I hope this is allowed, an opinion that’s not on either extreme of hating Newton or automatically assuming any criticism of him is petty or worse. He played terribly, and he has to own that, even as the offense and special teams around him were every bit as bad. And it would’ve been better if he took his postgame press conference more like an adult.

But none of this means he’s a bad guy, or an unreliable teammate. It just means he had a crap day.

Again with the nuance, but I never said Newton does not have his critics. Of course he does. My point is that he is one of the most popular players in the NFL, one of the most popular athletes in America, and we’re free to focus on the haters, remember the people who love him, or consider that all sides exist.

For instance, you mention Peyton Manning, and he’s undoubtedly one of the greatest quarterbacks of all time, but if he were so inclined he could focus on the people who consistently talk about his (previous) playoff failures. Tom Brady is the only man whose jersey is a bigger seller than Newton’s, and he has a much longer list of things he gets criticized for than Newton. He could talk about Deflategate, or the NFL having it out for him, or people who think he’s too smug, or Spygate, or whatever.

I understand that the whole prove-the-haters-wrong thing is a little like water and oxygen for athletes, but Newton’s presentation of himself as the most hated athlete in the country is borderline delusional. For all the criticism of his weak effort on the fumble, there are also a lot of people defending him. I suppose in some ways I’m one of them.

The world is a big place, in other words, and we’re all free to focus on whatever we want. In my teeny-tiny-microscopic part of this world, I get emails and voicemails and tweets every day from people saying nice things and people saying other things. I could listen to one side and think I’m the man, or listen to the other side and think I’d do us all a favor if I destroyed my computer with a sledgehammer and never talked to anyone again.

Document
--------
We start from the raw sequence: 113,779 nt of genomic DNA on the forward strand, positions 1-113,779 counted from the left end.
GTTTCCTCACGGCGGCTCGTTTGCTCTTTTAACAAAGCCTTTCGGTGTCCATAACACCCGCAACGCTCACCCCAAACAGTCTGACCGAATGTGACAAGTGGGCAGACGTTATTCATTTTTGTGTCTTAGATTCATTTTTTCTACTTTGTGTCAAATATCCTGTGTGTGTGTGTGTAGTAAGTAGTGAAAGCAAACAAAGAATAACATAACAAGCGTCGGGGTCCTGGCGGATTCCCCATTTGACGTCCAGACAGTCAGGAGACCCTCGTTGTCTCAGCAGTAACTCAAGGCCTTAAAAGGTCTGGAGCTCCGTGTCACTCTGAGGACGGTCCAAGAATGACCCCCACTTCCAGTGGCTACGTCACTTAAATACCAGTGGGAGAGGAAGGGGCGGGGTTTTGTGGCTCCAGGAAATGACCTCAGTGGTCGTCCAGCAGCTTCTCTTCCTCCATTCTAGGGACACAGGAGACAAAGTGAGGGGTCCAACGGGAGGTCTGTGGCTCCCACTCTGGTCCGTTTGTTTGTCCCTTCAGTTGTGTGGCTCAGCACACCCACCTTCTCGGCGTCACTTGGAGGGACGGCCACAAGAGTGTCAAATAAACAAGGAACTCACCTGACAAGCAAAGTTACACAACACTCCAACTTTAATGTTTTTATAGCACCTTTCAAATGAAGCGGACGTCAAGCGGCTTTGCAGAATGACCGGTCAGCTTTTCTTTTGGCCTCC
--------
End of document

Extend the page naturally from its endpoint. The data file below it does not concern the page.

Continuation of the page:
I try to focus instead on things that matter, like attempting good work, and being a husband and father. It’s more fun that way.

Mostly, I’d suggest people get over themselves, stop taking everything so seriously. Cam Newton is fun. Or, at least, that’s how I see him. He is him, and he is unapologetic about this, he’s not going to play the role people expect from an NFL quarterback, and it strikes me that you probably can’t have the fun parts of that without the other side.

I fully understand and appreciate the right of people to disagree, to criticize, to whatever, but I like that there’s someone like Cam, an enormously famous athlete willing to reveal himself — good and bad — in public.

He should’ve handled himself better in the postgame, and to answer your question, my suggestion to him would be to own his performance and promise to work hard and improve. But I also don’t have enough outrage in me to waste it on something as silly as a 26-year-old guy not giving thoughtful answers to stupid and redundant questions in the wake of his greatest professional disappointment.

See this? Cam Newton isn’t the only quarterback with drama.

I want to preface this with a disclaimer that this is all speculation, and that Al-Jazeera is a reputable news organization but that its report on Manning and others using HGH was sloppily sourced and up for criticism.

But, well, yeah. I would be less than shocked if an aging and hyper-competitive athlete who was attempting an unprecedented comeback from major neck surgeries, in an attempt for one last run in the sport that’s defined his entire life and family for generations, in addition to a thousand other high-level methods for recovery from hyperbaric chambers to the most advanced therapies available, took a substance for which his league did not test because he thought it might help.